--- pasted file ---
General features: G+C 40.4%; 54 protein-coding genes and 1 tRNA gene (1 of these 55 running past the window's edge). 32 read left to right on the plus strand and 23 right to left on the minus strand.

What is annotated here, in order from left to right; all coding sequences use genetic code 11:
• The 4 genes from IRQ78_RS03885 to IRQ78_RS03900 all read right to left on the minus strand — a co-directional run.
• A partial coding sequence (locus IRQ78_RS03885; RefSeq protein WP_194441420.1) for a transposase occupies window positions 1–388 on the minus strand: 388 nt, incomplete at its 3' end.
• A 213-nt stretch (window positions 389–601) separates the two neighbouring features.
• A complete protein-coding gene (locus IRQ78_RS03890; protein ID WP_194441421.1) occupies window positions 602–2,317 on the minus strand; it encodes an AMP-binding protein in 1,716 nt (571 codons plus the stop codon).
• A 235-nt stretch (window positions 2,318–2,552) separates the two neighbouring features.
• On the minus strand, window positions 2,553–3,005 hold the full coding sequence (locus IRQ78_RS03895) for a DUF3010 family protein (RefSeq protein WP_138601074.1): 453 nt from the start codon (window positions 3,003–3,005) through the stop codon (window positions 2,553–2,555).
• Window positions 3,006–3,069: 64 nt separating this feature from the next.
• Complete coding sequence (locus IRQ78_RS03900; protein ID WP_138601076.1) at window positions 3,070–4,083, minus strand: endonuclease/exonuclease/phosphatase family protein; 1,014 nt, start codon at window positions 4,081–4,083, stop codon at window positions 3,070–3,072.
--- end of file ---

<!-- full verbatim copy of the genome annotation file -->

General features: G+C 40.4%; 54 protein-coding genes and 1 tRNA gene (1 of these 55 running past the window's edge). 32 read left to right on the plus strand and 23 right to left on the minus strand.

What is annotated here, in order from left to right; all coding sequences use genetic code 11:
• The 4 genes from IRQ78_RS03885 to IRQ78_RS03900 all read right to left on the minus strand — a co-directional run.
• A partial coding sequence (locus IRQ78_RS03885; RefSeq protein WP_194441420.1) for a transposase occupies window positions 1–388 on the minus strand: 388 nt, incomplete at its 3' end.
• A 213-nt stretch (window positions 389–601) separates the two neighbouring features.
• A complete protein-coding gene (locus IRQ78_RS03890; protein ID WP_194441421.1) occupies window positions 602–2,317 on the minus strand; it encodes an AMP-binding protein in 1,716 nt (571 codons plus the stop codon).
• A 235-nt stretch (window positions 2,318–2,552) separates the two neighbouring features.
• On the minus strand, window positions 2,553–3,005 hold the full coding sequence (locus IRQ78_RS03895) for a DUF3010 family protein (RefSeq protein WP_138601074.1): 453 nt from the start codon (window positions 3,003–3,005) through the stop codon (window positions 2,553–2,555).
• Window positions 3,006–3,069: 64 nt separating this feature from the next.
• Complete coding sequence (locus IRQ78_RS03900; protein ID WP_138601076.1) at window positions 3,070–4,083, minus strand: endonuclease/exonuclease/phosphatase family protein; 1,014 nt, start codon at window positions 4,081–4,083, stop codon at window positions 3,070–3,072.